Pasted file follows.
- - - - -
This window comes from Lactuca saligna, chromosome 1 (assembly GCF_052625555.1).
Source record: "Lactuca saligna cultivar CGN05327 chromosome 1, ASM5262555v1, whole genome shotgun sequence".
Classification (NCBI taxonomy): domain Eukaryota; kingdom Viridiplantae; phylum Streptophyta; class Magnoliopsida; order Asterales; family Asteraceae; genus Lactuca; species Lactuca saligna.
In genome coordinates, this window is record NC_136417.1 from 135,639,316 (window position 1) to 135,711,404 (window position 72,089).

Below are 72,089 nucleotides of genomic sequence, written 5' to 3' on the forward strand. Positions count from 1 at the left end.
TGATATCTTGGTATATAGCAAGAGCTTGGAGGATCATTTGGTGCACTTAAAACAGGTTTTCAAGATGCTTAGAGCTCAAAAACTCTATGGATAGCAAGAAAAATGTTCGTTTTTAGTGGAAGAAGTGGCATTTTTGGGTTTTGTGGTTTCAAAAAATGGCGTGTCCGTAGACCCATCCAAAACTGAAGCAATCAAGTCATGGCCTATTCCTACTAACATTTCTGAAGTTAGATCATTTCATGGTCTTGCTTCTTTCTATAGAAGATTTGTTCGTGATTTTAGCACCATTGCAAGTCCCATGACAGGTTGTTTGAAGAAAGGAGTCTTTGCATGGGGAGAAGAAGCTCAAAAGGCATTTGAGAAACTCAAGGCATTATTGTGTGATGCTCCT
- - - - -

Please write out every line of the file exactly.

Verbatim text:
This window comes from Lactuca saligna, chromosome 1 (assembly GCF_052625555.1).
Source record: "Lactuca saligna cultivar CGN05327 chromosome 1, ASM5262555v1, whole genome shotgun sequence".
Classification (NCBI taxonomy): domain Eukaryota; kingdom Viridiplantae; phylum Streptophyta; class Magnoliopsida; order Asterales; family Asteraceae; genus Lactuca; species Lactuca saligna.
In genome coordinates, this window is record NC_136417.1 from 135,639,316 (window position 1) to 135,711,404 (window position 72,089).

Below are 72,089 nucleotides of genomic sequence, written 5' to 3' on the forward strand. Positions count from 1 at the left end.
TGATATCTTGGTATATAGCAAGAGCTTGGAGGATCATTTGGTGCACTTAAAACAGGTTTTCAAGATGCTTAGAGCTCAAAAACTCTATGGATAGCAAGAAAAATGTTCGTTTTTAGTGGAAGAAGTGGCATTTTTGGGTTTTGTGGTTTCAAAAAATGGCGTGTCCGTAGACCCATCCAAAACTGAAGCAATCAAGTCATGGCCTATTCCTACTAACATTTCTGAAGTTAGATCATTTCATGGTCTTGCTTCTTTCTATAGAAGATTTGTTCGTGATTTTAGCACCATTGCAAGTCCCATGACAGGTTGTTTGAAGAAAGGAGTCTTTGCATGGGGAGAAGAAGCTCAAAAGGCATTTGAGAAACTCAAGGCATTATTGTGTGATGCTCCT